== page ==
Leriurus quinquestriatus stuck shed help

nexusscorpion

Arachnopeon
Joined
May 20, 2020
Messages
2
Hey all I have a leriurus qunquestriatus (deathstalker) that was on its back and had a stuck shed on its tail, I tried to help him out and inadvertantly flipped him rightside up. Should I flip him back onto his back? One side of his legs are pushed up to the front of his body and im worried theyll solidify like that. What do you guys think?
 

Ferrachi

Arachnoknight
Active Member
Joined
Feb 2, 2020
Messages
161
Can y
Hey all I have a leriurus qunquestriatus (deathstalker) that was on its back and had a stuck shed on its tail, I tried to help him out and inadvertantly flipped him rightside up. Should I flip him back onto his back? One side of his legs are pushed up to the front of his body and im worried theyll solidify like that. What do you guys think?
Can you post some photos ? Would help
 

Outpost31Survivor

Arachnobaron
Active Member
Joined
Aug 23, 2019
Messages
589
I don't see a stuck shed on the tail? Also when a scorpion molting reaches the tail it may slow down its progress. But yes, some species flip on their back while molting it is best to leave it alone and do not stress it at all during this crucial time. Best leave it alone and put abit more faith in mother nature. The big concern is if the palps or any legs get stuck which can create a domino effect.
 

Outpost31Survivor

Arachnobaron
Active Member
Joined
Aug 23, 2019
Messages
589
Mark Stockmann:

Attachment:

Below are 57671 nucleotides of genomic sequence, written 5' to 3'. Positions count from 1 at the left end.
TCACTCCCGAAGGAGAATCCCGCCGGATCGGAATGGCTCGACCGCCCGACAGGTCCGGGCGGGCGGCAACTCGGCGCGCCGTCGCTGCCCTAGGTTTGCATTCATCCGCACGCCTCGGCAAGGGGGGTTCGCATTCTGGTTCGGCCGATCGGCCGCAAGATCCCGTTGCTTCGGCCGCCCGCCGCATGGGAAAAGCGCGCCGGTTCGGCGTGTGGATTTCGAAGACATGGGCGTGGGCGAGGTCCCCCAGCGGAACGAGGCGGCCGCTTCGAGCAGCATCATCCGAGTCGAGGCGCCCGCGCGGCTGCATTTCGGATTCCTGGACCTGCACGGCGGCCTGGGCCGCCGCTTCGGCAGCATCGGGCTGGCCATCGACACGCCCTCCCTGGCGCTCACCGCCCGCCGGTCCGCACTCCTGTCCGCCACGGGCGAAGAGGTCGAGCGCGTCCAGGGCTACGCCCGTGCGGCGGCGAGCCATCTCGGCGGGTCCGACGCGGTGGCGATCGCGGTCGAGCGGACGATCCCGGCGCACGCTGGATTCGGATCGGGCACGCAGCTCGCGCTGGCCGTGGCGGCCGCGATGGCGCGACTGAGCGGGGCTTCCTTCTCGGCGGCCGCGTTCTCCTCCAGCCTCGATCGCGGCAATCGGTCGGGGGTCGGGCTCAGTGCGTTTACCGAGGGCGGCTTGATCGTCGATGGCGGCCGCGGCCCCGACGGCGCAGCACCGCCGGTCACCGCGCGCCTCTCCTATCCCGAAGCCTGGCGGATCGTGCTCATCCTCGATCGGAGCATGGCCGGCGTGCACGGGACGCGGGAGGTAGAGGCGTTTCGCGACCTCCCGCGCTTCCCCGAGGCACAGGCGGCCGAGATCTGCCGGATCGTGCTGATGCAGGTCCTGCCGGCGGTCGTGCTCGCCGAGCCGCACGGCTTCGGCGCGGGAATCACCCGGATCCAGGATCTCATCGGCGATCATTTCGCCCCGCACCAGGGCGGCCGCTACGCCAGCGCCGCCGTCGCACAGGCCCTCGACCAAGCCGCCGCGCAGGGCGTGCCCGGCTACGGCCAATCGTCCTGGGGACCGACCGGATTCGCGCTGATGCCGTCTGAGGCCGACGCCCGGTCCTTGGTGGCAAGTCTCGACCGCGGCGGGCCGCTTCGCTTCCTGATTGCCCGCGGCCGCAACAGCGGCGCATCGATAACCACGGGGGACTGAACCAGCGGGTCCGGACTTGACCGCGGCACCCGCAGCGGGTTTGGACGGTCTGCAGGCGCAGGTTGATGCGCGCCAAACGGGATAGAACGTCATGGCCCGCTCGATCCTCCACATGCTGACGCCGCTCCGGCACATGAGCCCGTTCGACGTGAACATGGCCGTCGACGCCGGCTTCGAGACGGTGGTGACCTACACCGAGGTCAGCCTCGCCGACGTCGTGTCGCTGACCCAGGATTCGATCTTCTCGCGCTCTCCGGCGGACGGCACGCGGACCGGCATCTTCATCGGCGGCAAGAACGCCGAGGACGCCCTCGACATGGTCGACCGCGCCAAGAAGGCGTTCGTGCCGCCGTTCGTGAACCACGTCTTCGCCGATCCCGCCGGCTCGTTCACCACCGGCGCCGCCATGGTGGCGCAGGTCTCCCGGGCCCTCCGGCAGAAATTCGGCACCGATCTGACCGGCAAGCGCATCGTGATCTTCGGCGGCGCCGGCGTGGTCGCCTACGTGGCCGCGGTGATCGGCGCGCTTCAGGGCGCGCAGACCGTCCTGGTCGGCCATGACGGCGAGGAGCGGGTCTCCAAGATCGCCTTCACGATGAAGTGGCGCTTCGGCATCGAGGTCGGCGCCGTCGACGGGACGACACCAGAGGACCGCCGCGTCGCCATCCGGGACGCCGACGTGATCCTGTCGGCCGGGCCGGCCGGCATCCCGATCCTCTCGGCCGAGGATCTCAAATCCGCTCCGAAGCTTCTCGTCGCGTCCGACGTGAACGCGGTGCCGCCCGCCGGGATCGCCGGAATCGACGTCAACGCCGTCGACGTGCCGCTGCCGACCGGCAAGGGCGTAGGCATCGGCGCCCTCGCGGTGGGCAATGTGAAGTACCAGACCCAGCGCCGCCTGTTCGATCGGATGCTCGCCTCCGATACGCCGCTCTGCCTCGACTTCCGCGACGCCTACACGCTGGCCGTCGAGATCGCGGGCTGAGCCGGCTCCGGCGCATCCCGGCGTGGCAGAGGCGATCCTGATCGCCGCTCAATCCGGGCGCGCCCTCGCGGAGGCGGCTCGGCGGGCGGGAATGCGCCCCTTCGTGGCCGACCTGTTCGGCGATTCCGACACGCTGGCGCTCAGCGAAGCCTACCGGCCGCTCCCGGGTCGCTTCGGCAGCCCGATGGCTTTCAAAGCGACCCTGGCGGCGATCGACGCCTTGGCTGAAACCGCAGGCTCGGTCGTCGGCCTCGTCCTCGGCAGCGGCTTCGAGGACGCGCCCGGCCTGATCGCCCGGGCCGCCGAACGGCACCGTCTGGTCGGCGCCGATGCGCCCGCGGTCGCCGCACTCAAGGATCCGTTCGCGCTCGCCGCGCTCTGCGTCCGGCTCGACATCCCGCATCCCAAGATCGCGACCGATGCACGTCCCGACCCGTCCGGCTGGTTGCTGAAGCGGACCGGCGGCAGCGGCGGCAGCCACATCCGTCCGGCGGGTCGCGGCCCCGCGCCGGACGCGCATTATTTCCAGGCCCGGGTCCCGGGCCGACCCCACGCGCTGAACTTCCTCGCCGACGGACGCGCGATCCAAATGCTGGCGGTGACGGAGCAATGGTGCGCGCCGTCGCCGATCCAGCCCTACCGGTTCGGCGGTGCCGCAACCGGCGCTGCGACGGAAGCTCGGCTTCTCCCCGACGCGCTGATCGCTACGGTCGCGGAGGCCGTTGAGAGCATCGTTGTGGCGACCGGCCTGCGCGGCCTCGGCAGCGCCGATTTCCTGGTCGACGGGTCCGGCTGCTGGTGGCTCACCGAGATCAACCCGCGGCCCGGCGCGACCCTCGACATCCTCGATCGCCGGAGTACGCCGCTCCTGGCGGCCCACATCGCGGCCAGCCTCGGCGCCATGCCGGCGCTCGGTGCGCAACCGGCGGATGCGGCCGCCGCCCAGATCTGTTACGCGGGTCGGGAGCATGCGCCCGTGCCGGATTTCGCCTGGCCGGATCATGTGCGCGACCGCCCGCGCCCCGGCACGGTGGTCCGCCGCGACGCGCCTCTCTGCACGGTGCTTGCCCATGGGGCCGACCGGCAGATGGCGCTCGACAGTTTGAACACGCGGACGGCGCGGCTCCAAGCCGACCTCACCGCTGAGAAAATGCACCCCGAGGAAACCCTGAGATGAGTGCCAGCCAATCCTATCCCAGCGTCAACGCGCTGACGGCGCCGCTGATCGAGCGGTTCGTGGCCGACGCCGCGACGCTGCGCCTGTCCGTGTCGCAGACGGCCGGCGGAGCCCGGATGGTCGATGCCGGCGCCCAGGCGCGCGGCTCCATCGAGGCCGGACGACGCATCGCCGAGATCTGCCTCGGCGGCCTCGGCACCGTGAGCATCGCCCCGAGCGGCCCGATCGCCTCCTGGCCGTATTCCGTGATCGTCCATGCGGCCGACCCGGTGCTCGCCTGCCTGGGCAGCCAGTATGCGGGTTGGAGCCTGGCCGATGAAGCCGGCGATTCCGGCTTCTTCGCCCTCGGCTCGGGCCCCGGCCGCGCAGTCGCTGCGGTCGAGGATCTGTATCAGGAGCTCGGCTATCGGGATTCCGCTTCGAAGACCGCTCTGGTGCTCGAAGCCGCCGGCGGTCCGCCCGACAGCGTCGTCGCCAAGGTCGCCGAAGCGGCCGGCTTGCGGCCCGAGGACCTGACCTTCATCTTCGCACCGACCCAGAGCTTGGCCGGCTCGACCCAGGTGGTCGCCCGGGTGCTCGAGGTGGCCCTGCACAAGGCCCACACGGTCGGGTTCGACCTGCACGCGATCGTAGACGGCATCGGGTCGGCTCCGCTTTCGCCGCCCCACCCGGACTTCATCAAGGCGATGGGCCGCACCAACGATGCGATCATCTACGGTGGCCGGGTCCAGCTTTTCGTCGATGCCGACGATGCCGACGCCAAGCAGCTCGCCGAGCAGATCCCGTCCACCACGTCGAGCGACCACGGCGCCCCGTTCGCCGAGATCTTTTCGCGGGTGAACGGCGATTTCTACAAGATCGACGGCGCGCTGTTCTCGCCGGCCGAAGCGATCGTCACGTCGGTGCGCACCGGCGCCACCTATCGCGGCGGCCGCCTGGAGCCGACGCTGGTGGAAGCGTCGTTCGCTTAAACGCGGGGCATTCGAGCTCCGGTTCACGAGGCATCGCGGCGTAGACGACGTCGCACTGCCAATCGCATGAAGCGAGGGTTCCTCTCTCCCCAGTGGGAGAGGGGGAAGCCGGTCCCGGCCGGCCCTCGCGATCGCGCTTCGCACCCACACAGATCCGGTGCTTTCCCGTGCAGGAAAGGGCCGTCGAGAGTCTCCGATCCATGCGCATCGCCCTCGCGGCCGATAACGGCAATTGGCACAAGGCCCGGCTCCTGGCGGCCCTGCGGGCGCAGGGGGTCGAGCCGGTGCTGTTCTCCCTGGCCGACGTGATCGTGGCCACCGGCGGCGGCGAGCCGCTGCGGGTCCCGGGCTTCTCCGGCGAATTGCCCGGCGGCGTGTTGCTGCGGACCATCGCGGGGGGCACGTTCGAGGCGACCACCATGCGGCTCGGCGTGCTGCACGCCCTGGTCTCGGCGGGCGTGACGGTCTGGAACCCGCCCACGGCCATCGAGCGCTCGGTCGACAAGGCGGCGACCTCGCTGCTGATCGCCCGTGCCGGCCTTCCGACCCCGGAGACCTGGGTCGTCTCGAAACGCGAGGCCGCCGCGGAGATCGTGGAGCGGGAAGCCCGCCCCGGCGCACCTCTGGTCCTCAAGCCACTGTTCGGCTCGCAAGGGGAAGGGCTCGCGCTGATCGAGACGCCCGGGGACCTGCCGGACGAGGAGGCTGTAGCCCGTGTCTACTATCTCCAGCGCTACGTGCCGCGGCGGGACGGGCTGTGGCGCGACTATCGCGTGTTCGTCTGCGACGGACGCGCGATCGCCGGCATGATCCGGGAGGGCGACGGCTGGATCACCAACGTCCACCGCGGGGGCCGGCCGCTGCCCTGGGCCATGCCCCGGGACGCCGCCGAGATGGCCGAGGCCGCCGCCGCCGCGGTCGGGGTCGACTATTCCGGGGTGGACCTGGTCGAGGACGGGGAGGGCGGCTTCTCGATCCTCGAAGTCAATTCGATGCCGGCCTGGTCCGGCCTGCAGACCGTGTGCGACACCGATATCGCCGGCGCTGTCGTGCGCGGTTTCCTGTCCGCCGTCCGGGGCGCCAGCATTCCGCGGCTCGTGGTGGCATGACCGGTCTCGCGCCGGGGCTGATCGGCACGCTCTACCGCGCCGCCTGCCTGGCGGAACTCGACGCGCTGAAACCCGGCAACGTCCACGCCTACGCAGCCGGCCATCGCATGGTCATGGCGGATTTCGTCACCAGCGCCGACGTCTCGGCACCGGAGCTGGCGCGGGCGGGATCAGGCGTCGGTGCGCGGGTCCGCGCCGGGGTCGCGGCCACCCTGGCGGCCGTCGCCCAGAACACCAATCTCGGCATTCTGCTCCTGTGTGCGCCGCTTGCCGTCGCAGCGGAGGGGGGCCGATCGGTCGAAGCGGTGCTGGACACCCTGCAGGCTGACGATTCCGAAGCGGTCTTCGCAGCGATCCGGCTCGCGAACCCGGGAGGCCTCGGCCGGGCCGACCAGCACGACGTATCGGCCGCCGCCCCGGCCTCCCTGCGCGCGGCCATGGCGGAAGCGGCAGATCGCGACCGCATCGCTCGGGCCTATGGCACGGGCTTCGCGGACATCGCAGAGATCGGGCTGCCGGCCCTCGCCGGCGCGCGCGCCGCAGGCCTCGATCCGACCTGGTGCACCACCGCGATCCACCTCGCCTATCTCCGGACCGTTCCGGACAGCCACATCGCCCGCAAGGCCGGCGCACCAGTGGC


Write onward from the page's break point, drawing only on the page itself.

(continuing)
Molting errors, their causes and remedies:

It is not uncommon for scorpions to get stuck during their molting. This mostly affects Metasoma, Pedipalpen or running legs. If no measures are taken, this usually ends fatally due to constipation and infections. The reasons for this are usually a too dry climate and / or too low temperatures.

The remedy - provided the problem is recognized in good time - is an increase in the ambient temperature and air humidity. If necessary, the molting must be removed manually with two very pointed and fine tweezers.

Attention! The risk of injury to the scorpion is extremely high!

Deformations are accepted. There is also an increased risk of being stung by inexperienced keepers. A final measure is the amputation. The amputation, as well as the posture in the next few days, must be as sterile as possible.

 

Dr SkyTower

Arachnobaron
Active Member
Joined
Dec 21, 2019
Messages
312
I wouldn't touch/interfere with the scorpion while its molting. One way to help the scorpion is to raise humidity/temps as per Outpost31Survivor's post above mine, otherwise just letting it do its thing is the best remedy!
 
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